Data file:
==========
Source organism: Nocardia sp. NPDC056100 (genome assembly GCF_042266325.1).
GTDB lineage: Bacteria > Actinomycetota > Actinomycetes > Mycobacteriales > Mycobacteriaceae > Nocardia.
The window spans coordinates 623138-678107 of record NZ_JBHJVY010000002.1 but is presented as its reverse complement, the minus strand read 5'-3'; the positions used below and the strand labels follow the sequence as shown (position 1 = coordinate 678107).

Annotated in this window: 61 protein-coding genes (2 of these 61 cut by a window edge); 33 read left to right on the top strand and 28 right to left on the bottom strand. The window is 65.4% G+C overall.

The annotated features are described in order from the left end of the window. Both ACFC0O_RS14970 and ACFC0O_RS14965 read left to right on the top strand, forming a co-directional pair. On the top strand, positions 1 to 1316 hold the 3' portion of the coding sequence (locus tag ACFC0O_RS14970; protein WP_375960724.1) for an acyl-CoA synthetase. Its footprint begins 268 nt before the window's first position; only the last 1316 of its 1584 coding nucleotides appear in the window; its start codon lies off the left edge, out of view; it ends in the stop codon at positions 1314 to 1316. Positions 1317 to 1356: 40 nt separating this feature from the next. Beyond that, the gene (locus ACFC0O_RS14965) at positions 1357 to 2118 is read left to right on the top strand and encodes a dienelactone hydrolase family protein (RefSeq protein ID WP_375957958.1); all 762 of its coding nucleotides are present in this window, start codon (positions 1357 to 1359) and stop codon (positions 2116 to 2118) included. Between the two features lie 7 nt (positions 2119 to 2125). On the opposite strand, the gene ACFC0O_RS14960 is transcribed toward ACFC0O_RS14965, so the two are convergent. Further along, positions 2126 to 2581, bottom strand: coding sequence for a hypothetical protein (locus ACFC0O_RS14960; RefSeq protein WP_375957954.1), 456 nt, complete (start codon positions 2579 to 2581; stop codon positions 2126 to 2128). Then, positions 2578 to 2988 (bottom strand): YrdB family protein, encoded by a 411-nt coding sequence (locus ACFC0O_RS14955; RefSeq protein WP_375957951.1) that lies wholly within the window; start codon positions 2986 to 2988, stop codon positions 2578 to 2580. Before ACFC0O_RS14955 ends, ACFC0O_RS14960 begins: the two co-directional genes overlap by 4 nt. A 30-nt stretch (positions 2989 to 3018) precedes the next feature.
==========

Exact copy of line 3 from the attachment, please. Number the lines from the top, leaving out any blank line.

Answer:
The window spans coordinates 623138-678107 of record NZ_JBHJVY010000002.1 but is presented as its reverse complement, the minus strand read 5'-3'; the positions used below and the strand labels follow the sequence as shown (position 1 = coordinate 678107).